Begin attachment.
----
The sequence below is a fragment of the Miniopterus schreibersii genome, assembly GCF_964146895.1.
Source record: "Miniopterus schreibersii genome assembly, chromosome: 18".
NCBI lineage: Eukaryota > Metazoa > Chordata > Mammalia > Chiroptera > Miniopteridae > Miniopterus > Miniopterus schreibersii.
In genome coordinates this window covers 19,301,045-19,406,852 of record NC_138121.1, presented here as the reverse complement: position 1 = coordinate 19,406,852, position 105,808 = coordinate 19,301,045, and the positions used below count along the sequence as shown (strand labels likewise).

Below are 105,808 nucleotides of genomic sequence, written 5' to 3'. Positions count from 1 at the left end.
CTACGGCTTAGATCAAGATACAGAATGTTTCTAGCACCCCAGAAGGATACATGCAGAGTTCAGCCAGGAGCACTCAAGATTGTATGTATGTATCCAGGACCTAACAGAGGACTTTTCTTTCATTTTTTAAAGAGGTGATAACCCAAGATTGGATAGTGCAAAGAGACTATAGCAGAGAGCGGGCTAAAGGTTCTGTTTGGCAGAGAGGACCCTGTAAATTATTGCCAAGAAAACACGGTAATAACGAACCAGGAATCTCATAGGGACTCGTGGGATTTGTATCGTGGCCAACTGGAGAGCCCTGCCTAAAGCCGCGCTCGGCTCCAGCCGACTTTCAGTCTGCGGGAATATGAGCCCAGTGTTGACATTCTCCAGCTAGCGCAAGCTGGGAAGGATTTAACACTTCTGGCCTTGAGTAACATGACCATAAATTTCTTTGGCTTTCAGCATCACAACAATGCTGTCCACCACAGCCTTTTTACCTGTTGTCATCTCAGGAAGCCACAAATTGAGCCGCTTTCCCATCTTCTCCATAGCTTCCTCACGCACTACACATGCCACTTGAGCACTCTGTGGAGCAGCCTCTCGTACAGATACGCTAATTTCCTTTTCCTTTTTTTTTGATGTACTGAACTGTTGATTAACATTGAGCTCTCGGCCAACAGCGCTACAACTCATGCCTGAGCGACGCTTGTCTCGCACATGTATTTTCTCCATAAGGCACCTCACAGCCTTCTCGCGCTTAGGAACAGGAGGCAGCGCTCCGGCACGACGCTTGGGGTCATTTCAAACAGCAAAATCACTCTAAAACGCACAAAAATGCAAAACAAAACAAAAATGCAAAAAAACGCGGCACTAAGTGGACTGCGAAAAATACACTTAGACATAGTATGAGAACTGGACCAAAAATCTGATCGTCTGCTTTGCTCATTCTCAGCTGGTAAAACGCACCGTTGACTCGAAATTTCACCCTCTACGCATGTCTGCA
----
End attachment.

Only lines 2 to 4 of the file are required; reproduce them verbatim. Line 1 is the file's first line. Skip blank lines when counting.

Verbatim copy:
Source record: "Miniopterus schreibersii genome assembly, chromosome: 18".
NCBI lineage: Eukaryota > Metazoa > Chordata > Mammalia > Chiroptera > Miniopteridae > Miniopterus > Miniopterus schreibersii.
In genome coordinates this window covers 19,301,045-19,406,852 of record NC_138121.1, presented here as the reverse complement: position 1 = coordinate 19,406,852, position 105,808 = coordinate 19,301,045, and the positions used below count along the sequence as shown (strand labels likewise).